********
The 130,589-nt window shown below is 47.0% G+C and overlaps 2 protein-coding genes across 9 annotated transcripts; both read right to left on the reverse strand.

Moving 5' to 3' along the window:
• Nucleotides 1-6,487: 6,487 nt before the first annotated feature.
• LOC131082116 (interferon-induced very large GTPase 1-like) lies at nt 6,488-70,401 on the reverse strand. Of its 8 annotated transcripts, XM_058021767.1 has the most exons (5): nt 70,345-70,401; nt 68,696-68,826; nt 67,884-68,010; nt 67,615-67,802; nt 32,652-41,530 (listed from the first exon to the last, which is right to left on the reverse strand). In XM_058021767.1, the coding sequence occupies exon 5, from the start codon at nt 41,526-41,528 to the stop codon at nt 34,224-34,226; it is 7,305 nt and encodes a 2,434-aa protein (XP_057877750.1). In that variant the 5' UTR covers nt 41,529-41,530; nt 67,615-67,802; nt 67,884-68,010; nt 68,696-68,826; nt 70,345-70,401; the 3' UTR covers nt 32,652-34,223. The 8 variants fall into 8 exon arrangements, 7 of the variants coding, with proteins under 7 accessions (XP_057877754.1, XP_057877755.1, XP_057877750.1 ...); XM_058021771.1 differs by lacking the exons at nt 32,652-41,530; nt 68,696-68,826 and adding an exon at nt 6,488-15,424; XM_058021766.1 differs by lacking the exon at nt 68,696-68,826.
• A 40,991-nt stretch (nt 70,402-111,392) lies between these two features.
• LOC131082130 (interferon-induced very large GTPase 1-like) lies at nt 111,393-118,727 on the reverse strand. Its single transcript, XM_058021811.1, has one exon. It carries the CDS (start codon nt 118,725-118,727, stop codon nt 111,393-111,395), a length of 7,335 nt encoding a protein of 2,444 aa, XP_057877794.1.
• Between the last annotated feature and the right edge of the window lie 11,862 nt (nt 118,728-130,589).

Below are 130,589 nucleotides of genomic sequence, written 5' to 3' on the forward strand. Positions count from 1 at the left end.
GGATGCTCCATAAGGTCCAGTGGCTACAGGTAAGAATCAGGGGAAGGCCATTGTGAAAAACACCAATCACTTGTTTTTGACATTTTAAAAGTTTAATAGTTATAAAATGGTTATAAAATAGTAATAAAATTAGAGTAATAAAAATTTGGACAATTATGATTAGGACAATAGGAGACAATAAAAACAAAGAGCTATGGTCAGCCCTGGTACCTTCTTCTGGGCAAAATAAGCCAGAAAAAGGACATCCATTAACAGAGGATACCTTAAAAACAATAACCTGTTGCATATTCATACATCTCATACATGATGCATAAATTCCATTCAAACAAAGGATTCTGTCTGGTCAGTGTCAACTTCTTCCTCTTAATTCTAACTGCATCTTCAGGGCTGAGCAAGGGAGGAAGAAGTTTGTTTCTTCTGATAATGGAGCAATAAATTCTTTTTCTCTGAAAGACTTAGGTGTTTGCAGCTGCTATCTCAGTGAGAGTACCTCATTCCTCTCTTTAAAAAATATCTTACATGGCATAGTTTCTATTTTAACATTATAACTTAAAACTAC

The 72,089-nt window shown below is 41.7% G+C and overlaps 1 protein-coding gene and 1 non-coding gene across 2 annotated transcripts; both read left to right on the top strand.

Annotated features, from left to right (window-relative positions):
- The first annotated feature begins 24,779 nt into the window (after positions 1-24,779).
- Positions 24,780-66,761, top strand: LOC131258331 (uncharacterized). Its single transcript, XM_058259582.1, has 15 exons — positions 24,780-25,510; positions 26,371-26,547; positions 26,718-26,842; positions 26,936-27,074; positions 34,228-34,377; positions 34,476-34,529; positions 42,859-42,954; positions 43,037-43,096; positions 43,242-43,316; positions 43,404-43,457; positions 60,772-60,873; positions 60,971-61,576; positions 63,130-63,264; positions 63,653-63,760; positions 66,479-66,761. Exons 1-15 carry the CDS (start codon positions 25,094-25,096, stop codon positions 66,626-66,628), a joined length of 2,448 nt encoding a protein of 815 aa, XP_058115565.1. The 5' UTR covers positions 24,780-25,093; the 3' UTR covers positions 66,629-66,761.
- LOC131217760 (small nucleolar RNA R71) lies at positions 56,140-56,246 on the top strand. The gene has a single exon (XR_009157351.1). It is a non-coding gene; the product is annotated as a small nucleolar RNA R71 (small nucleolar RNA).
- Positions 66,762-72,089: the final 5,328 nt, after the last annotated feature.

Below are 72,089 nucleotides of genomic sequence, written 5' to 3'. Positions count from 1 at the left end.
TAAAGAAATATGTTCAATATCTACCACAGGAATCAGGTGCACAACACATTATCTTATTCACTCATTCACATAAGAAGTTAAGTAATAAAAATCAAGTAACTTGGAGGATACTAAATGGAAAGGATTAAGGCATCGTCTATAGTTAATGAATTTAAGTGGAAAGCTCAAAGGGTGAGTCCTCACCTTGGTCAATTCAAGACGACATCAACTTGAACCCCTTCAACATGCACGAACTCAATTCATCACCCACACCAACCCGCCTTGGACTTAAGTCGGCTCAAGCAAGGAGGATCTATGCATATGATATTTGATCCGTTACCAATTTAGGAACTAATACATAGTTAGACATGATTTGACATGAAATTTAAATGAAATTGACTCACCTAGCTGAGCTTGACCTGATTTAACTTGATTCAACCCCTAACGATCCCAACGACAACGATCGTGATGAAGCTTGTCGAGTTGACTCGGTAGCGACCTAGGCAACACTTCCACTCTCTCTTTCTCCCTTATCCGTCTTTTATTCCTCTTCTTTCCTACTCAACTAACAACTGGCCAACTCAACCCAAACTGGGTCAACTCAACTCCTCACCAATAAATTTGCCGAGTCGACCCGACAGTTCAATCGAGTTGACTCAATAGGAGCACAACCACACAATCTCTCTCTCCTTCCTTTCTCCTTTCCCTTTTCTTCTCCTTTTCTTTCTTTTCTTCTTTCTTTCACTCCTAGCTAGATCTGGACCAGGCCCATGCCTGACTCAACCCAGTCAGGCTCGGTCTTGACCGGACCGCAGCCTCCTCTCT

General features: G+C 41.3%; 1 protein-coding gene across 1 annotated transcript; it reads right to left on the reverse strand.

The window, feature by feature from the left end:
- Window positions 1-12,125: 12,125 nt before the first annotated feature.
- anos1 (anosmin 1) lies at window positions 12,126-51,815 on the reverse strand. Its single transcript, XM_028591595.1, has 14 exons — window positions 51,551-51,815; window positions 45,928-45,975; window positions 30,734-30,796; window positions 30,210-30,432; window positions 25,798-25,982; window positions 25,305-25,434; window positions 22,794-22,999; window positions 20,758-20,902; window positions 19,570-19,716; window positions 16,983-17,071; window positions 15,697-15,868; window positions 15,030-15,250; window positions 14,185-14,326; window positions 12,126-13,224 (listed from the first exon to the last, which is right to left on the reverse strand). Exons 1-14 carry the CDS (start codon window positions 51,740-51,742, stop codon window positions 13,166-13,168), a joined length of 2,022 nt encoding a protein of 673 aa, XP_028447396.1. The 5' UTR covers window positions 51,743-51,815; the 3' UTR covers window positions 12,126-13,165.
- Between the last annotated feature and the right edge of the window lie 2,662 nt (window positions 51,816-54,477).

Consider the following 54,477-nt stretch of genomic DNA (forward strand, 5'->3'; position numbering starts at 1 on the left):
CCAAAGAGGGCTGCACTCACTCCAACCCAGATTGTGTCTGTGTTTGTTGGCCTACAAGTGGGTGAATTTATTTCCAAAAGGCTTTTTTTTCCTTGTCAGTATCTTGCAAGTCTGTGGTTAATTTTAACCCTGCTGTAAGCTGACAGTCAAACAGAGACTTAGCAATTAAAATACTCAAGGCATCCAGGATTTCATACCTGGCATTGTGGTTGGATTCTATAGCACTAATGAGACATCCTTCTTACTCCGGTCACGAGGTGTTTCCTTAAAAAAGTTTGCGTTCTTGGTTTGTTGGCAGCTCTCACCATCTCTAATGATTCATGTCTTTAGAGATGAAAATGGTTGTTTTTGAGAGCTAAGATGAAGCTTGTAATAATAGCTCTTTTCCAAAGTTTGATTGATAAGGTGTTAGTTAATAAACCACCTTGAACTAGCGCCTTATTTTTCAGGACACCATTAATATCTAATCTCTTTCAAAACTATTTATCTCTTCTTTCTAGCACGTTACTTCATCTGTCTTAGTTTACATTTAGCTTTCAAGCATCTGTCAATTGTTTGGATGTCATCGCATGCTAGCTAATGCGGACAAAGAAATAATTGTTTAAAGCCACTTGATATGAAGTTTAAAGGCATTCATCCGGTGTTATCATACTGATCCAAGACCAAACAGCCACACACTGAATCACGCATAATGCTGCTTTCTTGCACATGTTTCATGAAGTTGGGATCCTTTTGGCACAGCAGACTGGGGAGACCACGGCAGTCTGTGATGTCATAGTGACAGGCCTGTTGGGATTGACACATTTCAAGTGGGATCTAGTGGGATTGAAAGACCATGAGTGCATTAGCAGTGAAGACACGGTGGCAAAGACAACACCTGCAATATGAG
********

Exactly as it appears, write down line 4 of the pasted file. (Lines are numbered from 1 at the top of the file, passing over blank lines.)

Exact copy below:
• LOC131082116 (interferon-induced very large GTPase 1-like) lies at nt 6,488-70,401 on the reverse strand. Of its 8 annotated transcripts, XM_058021767.1 has the most exons (5): nt 70,345-70,401; nt 68,696-68,826; nt 67,884-68,010; nt 67,615-67,802; nt 32,652-41,530 (listed from the first exon to the last, which is right to left on the reverse strand). In XM_058021767.1, the coding sequence occupies exon 5, from the start codon at nt 41,526-41,528 to the stop codon at nt 34,224-34,226; it is 7,305 nt and encodes a 2,434-aa protein (XP_057877750.1). In that variant the 5' UTR covers nt 41,529-41,530; nt 67,615-67,802; nt 67,884-68,010; nt 68,696-68,826; nt 70,345-70,401; the 3' UTR covers nt 32,652-34,223. The 8 variants fall into 8 exon arrangements, 7 of the variants coding, with proteins under 7 accessions (XP_057877754.1, XP_057877755.1, XP_057877750.1 ...); XM_058021771.1 differs by lacking the exons at nt 32,652-41,530; nt 68,696-68,826 and adding an exon at nt 6,488-15,424; XM_058021766.1 differs by lacking the exon at nt 68,696-68,826.